This is not a hiring event, so it would not be ideal for job seekers to attend. We will be planning hiring events in the future that will bring fair chance employers and job seekers together, so we encourage you to stay tuned to our blog for more information about upcoming events.

Remember to check our blog regularly and sign up for our newsletter for updates on Fair Chance Hiring Summits and other events.

What is Fair Chance Hiring?

Simply having a criminal record should not be enough to keep someone from being hired. Fair chance hiring refers to policies that help those with a criminal record find jobs they are qualified for. This can include removing the question about criminal convictions from job applications (also called “Ban the Box”), moving questions about criminal record to later in the hiring process and only asking about criminal record when it is relevant to the job.

Here at Pacific Reentry Career we are committed to educating employers on the benefits of hiring the reentry population. With that in mind, we have addressed some of the most common questions we have heard about fair chance hiring, and we have included links to useful fair chance hiring resources throughout this article.

How does fair chance hiring benefit employers?
One in three Americans has a criminal record. If employers automatically reject these job seekers, they are missing out on a large number of qualified applicants. Many people with criminal records are qualified and ready to work.

How does fair chance hiring benefit formerly incarcerated job seekers?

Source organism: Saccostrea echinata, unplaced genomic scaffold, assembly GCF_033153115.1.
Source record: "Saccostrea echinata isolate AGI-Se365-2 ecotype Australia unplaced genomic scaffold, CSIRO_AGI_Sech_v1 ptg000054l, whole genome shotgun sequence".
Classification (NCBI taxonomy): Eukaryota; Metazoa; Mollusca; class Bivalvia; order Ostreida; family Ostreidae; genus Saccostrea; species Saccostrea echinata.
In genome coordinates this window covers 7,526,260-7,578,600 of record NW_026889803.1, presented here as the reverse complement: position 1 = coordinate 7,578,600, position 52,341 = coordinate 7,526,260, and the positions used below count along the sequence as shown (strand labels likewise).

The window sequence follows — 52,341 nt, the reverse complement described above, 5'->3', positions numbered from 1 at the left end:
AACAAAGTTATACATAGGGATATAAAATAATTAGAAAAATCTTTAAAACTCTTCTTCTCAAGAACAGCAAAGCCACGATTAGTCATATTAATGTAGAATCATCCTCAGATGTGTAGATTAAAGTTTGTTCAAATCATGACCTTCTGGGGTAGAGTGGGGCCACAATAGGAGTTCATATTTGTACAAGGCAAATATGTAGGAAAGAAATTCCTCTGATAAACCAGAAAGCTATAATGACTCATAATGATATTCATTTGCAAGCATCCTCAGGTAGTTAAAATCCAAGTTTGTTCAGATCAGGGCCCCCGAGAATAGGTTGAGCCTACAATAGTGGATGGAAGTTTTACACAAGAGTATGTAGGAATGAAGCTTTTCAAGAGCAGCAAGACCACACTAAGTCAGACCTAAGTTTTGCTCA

Getting a good job with a steady income is a huge step in rebuilding a life following incarceration. It can help reduce recidivism, secure housing and help to reunite families. Often checking yes to the job application question about criminal record can automatically land someone in the reject pile. By moving the question about criminal background to later in the process (or not asking it at all if it is not relevant to the job), formerly incarcerated job seekers can be evaluated based on work history, education and other job qualifications, which gives them a fair shot at landing a good job. Their criminal record no longer becomes an automatic rejection.

Does fair chance hiring mean I should never ask about criminal background?
You can still ask about criminal background if you practice fair chance hiring, but you should evaluate when in the process you look at criminal background. The simplest thing is to remove the question about criminal background from your job application and to ask about it once a conditional offer has been made if it is relevant to the job. This gives job seekers a chance to be evaluated on qualifications without having a criminal record unfairly bias a hiring manager against them. For some jobs, you may want to do away with the question all together.

What is the EEOC guidance on the use of criminal background checks in hiring?